Few coins have enjoyed the meteoric rise in popularity that the Somalian Elephant Coin from the Bavarian State Mint has experienced. First released in 2004 as a silver coin, the most diverse program in the Somalian Elephant Coin series is now the Somalian Gold Elephant. Introduced much later than its silver counterpart, the gold coins have quickly made up ground by diversifying to include bullion and proof finishes, with numerous fractional-weight coins struck and even combination coins featuring silver and gold.
The Somalian Elephant coins are among the most intriguing produced in the world today, in part because of the mystery behind the evolution of these coins. It starts with the name of the series the coins come from, the African Wildlife Series. While it would seem to indicate a robust series of coins celebrating multiple species commonly found on the African continent, the elephant is the only animal to appear on a coin branded with the African Wildlife Series title.
Adding to the intrigue of the coin was its original production as a coin for the nation of Zambia. Although the specific coins in question, Somalian Gold Elephants, date back to 2004 as a series, the elephant made its first appearance on African Wildlife Series coins in 1999. From that year until 2003, these coins were struck with the same characteristics and branding by the Bavarian State Mint with Zambia as the nation of issue.
As mentioned above, the Somalian Elephant coins were introduced in 2004 in a silver bullion version. The coins were produced in extremely limited mintages for the first five production years, 2004 to 2008. In each of these five production years the Bavarian State Mint capped mintage for the coins at just 5,000. The coins were immediately popular among investors and collectors for their beautiful, intricate designs and impressive .999 purity levels.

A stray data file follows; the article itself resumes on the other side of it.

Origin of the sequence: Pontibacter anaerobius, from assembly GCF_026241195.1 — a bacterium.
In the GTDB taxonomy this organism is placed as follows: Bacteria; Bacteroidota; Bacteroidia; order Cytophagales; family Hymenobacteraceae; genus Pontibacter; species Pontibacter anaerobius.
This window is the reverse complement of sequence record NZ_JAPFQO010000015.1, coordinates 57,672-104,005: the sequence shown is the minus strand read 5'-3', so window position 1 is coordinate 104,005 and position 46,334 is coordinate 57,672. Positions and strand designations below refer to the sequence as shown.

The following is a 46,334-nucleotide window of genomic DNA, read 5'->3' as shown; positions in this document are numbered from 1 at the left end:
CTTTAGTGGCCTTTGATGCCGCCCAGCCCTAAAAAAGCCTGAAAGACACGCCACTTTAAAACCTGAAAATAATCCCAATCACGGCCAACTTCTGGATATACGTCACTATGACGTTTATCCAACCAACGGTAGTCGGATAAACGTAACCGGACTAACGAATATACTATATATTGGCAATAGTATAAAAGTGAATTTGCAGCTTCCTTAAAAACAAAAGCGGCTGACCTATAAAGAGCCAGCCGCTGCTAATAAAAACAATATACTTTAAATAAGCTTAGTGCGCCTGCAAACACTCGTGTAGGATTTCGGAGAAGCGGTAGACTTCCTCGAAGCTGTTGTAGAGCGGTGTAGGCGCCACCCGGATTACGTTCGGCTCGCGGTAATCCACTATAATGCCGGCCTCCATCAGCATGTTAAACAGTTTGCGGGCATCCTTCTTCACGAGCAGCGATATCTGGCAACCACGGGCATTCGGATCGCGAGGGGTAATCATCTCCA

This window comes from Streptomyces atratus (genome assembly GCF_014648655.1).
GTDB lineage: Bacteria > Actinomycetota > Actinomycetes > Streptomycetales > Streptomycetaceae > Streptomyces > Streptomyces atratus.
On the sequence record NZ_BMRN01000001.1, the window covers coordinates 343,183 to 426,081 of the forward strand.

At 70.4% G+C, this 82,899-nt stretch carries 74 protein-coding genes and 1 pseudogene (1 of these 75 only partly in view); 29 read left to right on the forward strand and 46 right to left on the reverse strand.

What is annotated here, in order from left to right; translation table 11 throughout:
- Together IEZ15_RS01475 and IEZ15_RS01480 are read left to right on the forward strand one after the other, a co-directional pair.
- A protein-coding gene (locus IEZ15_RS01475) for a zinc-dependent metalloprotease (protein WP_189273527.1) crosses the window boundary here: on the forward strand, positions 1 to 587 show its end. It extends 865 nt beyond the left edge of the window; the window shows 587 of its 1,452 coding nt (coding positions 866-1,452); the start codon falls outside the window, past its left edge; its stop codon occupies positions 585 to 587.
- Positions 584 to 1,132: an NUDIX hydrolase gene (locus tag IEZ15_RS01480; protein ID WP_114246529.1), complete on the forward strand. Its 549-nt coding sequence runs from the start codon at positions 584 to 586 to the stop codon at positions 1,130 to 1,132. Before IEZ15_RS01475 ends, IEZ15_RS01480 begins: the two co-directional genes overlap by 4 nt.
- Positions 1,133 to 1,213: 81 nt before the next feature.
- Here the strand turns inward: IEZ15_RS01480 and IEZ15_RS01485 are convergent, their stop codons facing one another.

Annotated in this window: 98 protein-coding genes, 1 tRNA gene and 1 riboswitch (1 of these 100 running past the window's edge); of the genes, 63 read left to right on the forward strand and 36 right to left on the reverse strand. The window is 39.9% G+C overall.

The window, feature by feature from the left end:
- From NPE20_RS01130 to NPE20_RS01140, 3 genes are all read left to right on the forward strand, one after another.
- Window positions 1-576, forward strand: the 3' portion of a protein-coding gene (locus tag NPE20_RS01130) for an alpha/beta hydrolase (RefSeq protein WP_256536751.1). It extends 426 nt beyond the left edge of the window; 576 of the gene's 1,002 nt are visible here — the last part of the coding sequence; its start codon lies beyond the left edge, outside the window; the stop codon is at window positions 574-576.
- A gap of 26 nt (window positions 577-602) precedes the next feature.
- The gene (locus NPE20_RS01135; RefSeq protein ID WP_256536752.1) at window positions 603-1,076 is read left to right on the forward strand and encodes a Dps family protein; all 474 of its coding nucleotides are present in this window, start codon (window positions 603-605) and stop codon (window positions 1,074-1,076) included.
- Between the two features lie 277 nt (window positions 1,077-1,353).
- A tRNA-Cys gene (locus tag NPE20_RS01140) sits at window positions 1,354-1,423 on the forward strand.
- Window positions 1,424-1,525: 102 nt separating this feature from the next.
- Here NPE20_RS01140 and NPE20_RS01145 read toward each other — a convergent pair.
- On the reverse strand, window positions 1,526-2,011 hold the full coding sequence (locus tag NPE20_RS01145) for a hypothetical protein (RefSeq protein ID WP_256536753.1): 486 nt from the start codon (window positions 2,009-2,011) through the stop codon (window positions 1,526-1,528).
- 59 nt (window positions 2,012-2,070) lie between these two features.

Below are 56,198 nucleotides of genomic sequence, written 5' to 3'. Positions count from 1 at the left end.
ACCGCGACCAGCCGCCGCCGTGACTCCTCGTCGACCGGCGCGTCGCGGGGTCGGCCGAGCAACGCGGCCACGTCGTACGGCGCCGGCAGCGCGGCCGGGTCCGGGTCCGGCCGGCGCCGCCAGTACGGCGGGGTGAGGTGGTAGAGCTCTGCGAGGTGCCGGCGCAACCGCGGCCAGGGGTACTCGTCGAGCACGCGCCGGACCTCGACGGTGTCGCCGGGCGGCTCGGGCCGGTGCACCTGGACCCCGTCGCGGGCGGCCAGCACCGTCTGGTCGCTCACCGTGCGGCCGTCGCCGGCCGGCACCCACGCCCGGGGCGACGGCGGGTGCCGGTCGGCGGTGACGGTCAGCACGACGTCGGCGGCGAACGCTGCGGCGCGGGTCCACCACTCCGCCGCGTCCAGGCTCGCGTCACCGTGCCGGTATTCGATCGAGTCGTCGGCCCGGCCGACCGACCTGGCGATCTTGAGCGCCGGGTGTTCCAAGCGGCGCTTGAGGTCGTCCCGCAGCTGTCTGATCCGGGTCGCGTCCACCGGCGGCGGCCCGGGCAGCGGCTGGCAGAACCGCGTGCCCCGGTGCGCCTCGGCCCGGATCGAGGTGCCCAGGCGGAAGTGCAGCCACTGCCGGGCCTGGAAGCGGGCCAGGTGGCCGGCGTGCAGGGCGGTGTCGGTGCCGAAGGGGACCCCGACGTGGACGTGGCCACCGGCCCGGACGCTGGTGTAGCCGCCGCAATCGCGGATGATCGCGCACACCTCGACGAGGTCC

It didn’t take long for the popularity of these coins to lead to the growth of the program. Answering the initial demand for the coins and their design features, the Bavarian State Mint opted to introduce a gold version of the coin, as well. The Somalian Gold Elephant was introduced in bullion and proof, with various fractional-weight coins available. Additionally, the mint eventually introduced a silver coin with gilded 24-karat gold designs on the reverse side of the coins.
The most common Somalian Gold Elephant coin is the 1 oz weight. Featuring the same design sets found on its silver counterpart, the popular 1 oz coin is available in both a bullion and proof version. The proof series of the coin is the more interesting as it is offered in a wide range of weights, from the unusual 1/50 oz coin and 1/20 oz coin to the larger 5 oz gold proof. The latter is a particularly rare coin in the series as the Bavarian State Mint only produces 99 of these on an annual basis.
In the case of the gilded 24-karat gold coins, the Somalian Elephant is technically classified as a silver coin. The blank that starts the production process is a .999 pure silver blank, onto which the annual elephant design is struck. From there, the coin’s reverse design of the elephant is covered in a brilliant 24-karat gold layer. These gilded coins are a newer product from the Bavarian State Mint, with the availability limited to coins from 2013-2015.
All Somalian Gold Elephant coins share the annual reverse design set of the silver coins in the series, while the obverse bears the same images from year-to-year.